Carbohydrates are generally known as sugars, but in speaking of sugar we should specify the variety.
Single sugars or monosaccharides are found in fruits and honey and include glucose and fructose. Double sugars or disaccharides are found in cane sugar and milk and include sucrose and lactose. Complex sugars or polysaccharides are found in grains, beans, and vegetables and include cellulose. In the normal digestive process, complex sugars are decomposed gradually and at a nearly even rate by various enzymes in the mouth, stomach, pancreas, and intestines. Complex sugars enter the bloodstream slowly after being broken down into smaller saccharide units. During the process, the pH of the blood remains slightly alkaline.
In contrast, single and double sugars (together known as simple sugars) are metabolized quickly, causing the blood to become overacidic. To compensate for this extreme yin condition, the pancreas secretes a yang hormone, insulin, which allows excess sugar in the blood to be removed and enter the cells of the body. This produces a burst of energy as the glucose (the end product of all sugar metabolism) is oxidized and carbon dioxide and water are given off as wastes. Diabetes, for example, is a disease characterized by the failure of the pancreas to produce enough insulin to neutralize excess blood sugar following years of extreme dietary consumption.
Much of the sugar that enters the bloodstream is originally stored in the liver in the form of glycogen until needed, when it is again changed into glucose. When the amount of glycogen exceeds the livers storage capacity of about 50 grams, it is released into the bloodstream in the form of fatty acid. This fatty acid is stored first in the more inactive places of the body, such as the buttocks, thighs, and midsection. Then, if cane sugar, fruit sugar, dairy sugar, and other simple sugars continue to be eaten, fatty acid becomes attracted to more yang organs such as the heart, liver, and kidneys, which gradually become encased in a layer of fat and mucus.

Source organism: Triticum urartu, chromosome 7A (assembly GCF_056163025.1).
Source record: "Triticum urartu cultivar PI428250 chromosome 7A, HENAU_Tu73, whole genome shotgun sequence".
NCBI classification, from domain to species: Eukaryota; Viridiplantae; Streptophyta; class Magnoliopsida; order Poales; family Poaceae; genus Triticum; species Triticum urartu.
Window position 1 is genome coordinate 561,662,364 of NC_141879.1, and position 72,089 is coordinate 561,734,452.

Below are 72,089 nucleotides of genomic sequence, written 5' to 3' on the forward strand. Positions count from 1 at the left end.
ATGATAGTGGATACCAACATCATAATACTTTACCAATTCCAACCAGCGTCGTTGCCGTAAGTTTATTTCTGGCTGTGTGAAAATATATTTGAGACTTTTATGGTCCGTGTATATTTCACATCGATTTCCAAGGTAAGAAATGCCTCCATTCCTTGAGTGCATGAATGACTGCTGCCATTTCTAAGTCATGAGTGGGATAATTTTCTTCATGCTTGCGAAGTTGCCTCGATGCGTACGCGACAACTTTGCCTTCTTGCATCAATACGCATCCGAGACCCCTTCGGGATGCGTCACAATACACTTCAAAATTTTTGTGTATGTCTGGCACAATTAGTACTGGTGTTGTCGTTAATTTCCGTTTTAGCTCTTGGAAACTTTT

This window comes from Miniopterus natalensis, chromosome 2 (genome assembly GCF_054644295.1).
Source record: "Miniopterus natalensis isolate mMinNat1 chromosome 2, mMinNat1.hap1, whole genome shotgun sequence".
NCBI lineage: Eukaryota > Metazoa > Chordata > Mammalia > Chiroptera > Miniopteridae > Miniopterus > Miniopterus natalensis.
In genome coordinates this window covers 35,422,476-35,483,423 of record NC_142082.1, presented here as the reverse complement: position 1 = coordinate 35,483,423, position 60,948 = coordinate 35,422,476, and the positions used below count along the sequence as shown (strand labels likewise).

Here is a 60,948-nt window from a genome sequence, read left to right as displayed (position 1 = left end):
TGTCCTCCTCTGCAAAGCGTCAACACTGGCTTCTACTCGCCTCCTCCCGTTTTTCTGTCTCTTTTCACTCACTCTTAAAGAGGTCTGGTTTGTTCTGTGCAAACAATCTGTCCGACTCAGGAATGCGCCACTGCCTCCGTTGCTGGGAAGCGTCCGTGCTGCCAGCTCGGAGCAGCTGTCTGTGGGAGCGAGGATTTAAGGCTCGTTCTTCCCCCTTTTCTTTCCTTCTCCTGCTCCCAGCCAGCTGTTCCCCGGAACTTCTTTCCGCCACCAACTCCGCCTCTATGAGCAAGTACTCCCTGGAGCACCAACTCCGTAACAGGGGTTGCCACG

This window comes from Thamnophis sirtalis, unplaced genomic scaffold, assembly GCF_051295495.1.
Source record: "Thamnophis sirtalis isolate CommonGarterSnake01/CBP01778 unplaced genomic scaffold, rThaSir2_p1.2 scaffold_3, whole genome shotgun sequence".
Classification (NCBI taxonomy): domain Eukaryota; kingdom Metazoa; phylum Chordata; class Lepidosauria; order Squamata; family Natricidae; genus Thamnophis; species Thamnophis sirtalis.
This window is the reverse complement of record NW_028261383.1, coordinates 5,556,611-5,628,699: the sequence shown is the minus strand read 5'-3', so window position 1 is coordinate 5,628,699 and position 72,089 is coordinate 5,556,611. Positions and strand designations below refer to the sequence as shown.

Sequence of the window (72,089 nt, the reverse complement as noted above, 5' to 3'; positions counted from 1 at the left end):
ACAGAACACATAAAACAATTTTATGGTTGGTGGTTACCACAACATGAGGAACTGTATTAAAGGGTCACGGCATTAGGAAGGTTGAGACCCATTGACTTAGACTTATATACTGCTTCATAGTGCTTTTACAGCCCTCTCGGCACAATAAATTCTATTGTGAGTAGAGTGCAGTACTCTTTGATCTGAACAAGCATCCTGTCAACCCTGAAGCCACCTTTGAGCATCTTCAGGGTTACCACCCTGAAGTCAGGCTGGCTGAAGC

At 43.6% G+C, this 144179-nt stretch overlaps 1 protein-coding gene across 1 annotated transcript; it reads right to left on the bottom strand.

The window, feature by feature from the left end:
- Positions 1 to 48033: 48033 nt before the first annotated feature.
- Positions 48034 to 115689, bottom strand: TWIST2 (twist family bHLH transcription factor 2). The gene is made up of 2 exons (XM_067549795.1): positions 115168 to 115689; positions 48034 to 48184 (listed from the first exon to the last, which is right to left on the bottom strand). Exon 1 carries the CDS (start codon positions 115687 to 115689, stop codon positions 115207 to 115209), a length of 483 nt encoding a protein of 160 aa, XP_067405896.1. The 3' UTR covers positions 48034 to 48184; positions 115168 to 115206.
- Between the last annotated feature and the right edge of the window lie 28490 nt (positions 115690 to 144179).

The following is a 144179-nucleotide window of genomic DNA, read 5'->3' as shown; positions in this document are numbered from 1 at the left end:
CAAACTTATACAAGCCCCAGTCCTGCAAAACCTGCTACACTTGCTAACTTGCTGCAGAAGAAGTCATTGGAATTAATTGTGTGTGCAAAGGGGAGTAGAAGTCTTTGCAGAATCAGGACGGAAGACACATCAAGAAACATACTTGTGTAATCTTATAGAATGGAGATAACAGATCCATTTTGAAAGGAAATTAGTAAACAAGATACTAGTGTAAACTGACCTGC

This accumulation can also penetrate the inner tissues, weakening the normal functioning of the organs and causing their eventual blockage as in the case of atherosclerosis. The buildup of fat can also lead to various forms of cancer, including tumors of the breast, colon, and reproductive organs. Still another form of degeneration may occur when the bodys internal supply of minerals is mobilized to offset the debilitating effects of simple sugar consumption. For example, calcium from the teeth may be depleted to balance the excessive intake of candy, soft drinks, and sugary desserts.
In order to prevent these degenerative effects, it is important to avoid or minimize the consumption of refined carbohydrates, as well as naturally occurring lactose and fructose in dairy foods and fruits, and to eat carbohydrates primarily in the form of polysaccharides found in grains, beans and bean products, vegetables, and seaweed.